AYJA and UOA established a Conference Program Committee to progress all conference tasks.  The Committee comprised of AYJA, OT and UOA representatives and was chaired by AYJA.  Participating AYJA members were from New Zealand, Western Australia, the Northern Territory and New South Wales alongside.

The AYJA Secretariat provided secretariat services to the Committee and was responsible for joint project management alongside UOA and OT.

Conference Theme

The theme for AYJC 2021 Online is Delivering Youth Justice for the Community, by the Community, with two major streams Weaving the Voices of Lived Experience with Best Evidence and Connecting Culture – Law to Lore.  People who have lived in communities most affected by crime, particularly Indigenous communities with different traditions and culture, are often overlooked when youth crime solutions are sought.  The Conference will provide a platform to hear from those voices.

In addition, the other five streams for AYJC 2021 Online are:

  • Diversity and Inclusion – includes the voice of the child/family/community, gender identity, minority groups, age of criminal responsibility etc.
  • Health and Wellbeing -includes mental health, neurodiversity, disability, impairments, therapeutic intervention/innovation etc.
  • Working Together to Improve the System – includes collaboration, partnerships, role of oversight bodies, working outside of core youth justice, earlier prevention and intervention etc.
  • Building a Robust and Resilient Youth Justice Workforce – includes staff, management, training, challenges, recruitment, retention etc.
  • Intergenerational Experiences of Family Violence – includes physical/mental/sexual violence, abuse, neglect, young people as both victim and perpetrator etc.

Keynote Speakers

Judge John Walker – NZ

Principal Youth Court Judge New Zealand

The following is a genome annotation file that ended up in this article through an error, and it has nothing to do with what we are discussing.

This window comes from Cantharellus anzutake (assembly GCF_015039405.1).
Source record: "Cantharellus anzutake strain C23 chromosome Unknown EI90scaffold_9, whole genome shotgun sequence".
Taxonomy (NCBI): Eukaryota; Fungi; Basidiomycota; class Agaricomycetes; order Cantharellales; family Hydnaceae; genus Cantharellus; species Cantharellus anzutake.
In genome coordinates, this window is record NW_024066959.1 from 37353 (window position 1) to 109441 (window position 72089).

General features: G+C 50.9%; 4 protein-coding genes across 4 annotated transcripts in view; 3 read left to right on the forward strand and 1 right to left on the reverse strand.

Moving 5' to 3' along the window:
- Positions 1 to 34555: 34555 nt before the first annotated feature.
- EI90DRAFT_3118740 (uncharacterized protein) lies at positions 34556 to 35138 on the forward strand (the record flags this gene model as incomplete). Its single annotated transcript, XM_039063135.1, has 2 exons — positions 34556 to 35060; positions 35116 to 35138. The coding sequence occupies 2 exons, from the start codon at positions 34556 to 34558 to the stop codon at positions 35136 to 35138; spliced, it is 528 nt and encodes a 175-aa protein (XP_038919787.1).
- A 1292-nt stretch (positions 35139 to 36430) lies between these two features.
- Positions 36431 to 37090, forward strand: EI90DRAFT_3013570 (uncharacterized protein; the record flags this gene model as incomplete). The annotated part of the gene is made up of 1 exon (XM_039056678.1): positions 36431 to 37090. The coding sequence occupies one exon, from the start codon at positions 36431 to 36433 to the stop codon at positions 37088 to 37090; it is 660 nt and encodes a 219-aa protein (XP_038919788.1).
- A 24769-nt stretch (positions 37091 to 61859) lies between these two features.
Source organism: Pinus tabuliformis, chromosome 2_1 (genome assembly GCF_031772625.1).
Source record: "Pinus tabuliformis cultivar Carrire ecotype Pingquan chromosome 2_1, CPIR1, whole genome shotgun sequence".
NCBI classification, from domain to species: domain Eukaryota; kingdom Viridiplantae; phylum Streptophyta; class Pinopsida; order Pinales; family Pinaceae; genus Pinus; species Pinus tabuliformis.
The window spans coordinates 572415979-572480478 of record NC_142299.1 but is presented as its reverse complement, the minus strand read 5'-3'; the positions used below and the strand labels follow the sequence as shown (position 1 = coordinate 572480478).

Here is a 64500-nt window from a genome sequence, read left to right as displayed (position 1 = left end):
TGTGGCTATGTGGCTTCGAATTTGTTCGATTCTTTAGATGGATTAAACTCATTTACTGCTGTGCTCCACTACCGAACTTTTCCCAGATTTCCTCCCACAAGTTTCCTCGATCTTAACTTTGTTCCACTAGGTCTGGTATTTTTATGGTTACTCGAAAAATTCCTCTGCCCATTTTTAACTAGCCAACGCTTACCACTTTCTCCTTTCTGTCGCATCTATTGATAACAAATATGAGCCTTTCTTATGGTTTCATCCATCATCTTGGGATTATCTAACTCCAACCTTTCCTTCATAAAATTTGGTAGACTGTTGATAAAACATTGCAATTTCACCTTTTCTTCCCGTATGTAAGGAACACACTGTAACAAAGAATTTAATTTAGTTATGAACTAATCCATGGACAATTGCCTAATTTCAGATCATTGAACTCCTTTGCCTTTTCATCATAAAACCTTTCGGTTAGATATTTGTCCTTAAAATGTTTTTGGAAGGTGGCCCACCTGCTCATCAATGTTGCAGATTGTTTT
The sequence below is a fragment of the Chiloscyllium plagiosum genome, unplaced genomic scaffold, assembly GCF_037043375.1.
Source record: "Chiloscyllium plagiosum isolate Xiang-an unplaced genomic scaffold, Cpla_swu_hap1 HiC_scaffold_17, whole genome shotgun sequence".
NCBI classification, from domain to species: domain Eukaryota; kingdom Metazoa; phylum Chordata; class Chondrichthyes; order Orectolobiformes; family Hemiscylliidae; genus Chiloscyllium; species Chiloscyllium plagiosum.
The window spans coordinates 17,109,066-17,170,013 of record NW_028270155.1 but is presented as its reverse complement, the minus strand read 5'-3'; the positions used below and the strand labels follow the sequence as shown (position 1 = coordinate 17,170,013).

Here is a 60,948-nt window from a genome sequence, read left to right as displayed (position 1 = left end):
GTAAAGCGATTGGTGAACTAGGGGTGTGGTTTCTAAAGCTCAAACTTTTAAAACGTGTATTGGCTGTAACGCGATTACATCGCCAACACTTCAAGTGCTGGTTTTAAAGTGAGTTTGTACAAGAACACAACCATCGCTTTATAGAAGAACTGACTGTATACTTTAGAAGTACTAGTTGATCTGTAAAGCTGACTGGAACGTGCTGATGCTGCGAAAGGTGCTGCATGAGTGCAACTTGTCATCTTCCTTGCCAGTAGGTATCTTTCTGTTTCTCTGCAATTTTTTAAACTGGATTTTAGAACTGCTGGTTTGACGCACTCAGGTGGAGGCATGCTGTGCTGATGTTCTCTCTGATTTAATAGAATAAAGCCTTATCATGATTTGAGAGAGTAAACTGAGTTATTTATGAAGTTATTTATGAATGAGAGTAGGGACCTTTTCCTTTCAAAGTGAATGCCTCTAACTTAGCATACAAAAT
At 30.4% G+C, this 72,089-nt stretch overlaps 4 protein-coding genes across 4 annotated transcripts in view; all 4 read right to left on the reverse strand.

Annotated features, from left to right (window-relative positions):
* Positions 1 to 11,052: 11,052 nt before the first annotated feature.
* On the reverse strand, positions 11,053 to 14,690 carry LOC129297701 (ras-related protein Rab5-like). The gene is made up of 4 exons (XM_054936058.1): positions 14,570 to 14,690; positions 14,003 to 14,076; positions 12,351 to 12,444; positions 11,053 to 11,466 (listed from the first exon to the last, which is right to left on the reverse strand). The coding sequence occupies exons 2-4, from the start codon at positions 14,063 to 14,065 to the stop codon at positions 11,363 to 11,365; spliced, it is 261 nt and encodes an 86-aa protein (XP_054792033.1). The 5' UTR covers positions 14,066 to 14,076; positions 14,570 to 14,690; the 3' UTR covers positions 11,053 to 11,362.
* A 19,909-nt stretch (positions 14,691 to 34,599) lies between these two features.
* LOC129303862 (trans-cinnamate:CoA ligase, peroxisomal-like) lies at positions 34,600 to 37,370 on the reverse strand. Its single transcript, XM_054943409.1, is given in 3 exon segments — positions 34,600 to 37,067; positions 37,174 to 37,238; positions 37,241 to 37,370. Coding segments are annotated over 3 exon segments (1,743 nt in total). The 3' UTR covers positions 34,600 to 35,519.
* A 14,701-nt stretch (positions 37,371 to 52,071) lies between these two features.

The New Zealand Youth Court – Influencing Change in the Wider System

His Honour Judge John Walker was appointed to the role of Principal Youth Court Judge for New Zealand in 2016. Born in Belfast, Ireland, Judge Walker graduated with an LLB from Victoria University of Wellington. He was admitted to the bar in 1976 and practised in Palmerston North and then in Wellington as a partner in Macalister Mazengarb and then as a barrister at Harbour Chambers until appointment to the District Court Bench in 1994.

Judge Walker has been instrumental in the development of court assisted interventions for alcohol and other drug dependency, including the establishment of the Youth Drug Court in Christchurch and the Adult Drug Courts in Auckland. During his time as Resident Judge for the Porirua District Court, Judge Walker encouraged better engagement between the Court and the community, mainstreaming the community justice centre model and developing a solution focused judging approach. In recent years, Judge Walker has been leading the development of District Court responses to Family Violence. A focus for Judge Walker is the implementation of Young Adult List pilot, a court for 18-25 year olds taking Youth Court
approaches into the Adult Court, in Porirua, and implementing those lists in other courts in
New Zealand.

Judge Walker is engaged in the education of judges through the Institute of Judicial Studies on a number of subjects, including solution focused judging, Family Violence, and judicial leadership.

Lisa Ward – VIC

Youth Justice Expert

10 Things Every Youth Justice System Must Do

Lisa Ward is a trusted voice in Victoria’s justice system, with over thirty-five years’ experience in youth justice, child protection and adult corrections.

Since managing Victoria’s youth justice system some twenty years ago, she has worked across private, public and community sectors, with a key focus on forging stronger connections between justice and human services. She has been an independent advisor to major government reforms, providing strategic advice on legislative, policy and program design.

Lisa is passionate about bringing the evidence to bear and finding practical, achievable ways of reducing young people’s contact with the criminal justice system. Her experience has reinforced the importance of continuous learning about the lived experience of communities that are disproportionately impacted.